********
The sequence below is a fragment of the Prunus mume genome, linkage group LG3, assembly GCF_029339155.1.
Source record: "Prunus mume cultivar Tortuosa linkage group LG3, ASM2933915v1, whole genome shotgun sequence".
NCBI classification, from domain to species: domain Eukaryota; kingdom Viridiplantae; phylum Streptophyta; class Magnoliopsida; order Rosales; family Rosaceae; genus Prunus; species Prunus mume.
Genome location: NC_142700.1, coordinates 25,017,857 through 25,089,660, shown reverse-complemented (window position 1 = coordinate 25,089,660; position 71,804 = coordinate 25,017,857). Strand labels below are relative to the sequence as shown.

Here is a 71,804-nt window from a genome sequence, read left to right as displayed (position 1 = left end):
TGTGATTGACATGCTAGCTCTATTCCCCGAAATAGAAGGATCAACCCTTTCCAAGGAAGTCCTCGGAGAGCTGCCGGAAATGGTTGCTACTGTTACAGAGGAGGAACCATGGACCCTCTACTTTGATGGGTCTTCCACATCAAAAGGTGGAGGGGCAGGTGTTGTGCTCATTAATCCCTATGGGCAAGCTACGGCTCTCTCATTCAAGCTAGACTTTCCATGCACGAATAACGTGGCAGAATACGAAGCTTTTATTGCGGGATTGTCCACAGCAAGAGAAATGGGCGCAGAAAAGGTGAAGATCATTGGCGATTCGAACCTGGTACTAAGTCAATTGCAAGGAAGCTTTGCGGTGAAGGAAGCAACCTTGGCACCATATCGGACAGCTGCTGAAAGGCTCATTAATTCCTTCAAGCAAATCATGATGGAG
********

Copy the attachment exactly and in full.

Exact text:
The sequence below is a fragment of the Prunus mume genome, linkage group LG3, assembly GCF_029339155.1.
Source record: "Prunus mume cultivar Tortuosa linkage group LG3, ASM2933915v1, whole genome shotgun sequence".
NCBI classification, from domain to species: domain Eukaryota; kingdom Viridiplantae; phylum Streptophyta; class Magnoliopsida; order Rosales; family Rosaceae; genus Prunus; species Prunus mume.
Genome location: NC_142700.1, coordinates 25,017,857 through 25,089,660, shown reverse-complemented (window position 1 = coordinate 25,089,660; position 71,804 = coordinate 25,017,857). Strand labels below are relative to the sequence as shown.

Here is a 71,804-nt window from a genome sequence, read left to right as displayed (position 1 = left end):
TGTGATTGACATGCTAGCTCTATTCCCCGAAATAGAAGGATCAACCCTTTCCAAGGAAGTCCTCGGAGAGCTGCCGGAAATGGTTGCTACTGTTACAGAGGAGGAACCATGGACCCTCTACTTTGATGGGTCTTCCACATCAAAAGGTGGAGGGGCAGGTGTTGTGCTCATTAATCCCTATGGGCAAGCTACGGCTCTCTCATTCAAGCTAGACTTTCCATGCACGAATAACGTGGCAGAATACGAAGCTTTTATTGCGGGATTGTCCACAGCAAGAGAAATGGGCGCAGAAAAGGTGAAGATCATTGGCGATTCGAACCTGGTACTAAGTCAATTGCAAGGAAGCTTTGCGGTGAAGGAAGCAACCTTGGCACCATATCGGACAGCTGCTGAAAGGCTCATTAATTCCTTCAAGCAAATCATGATGGAG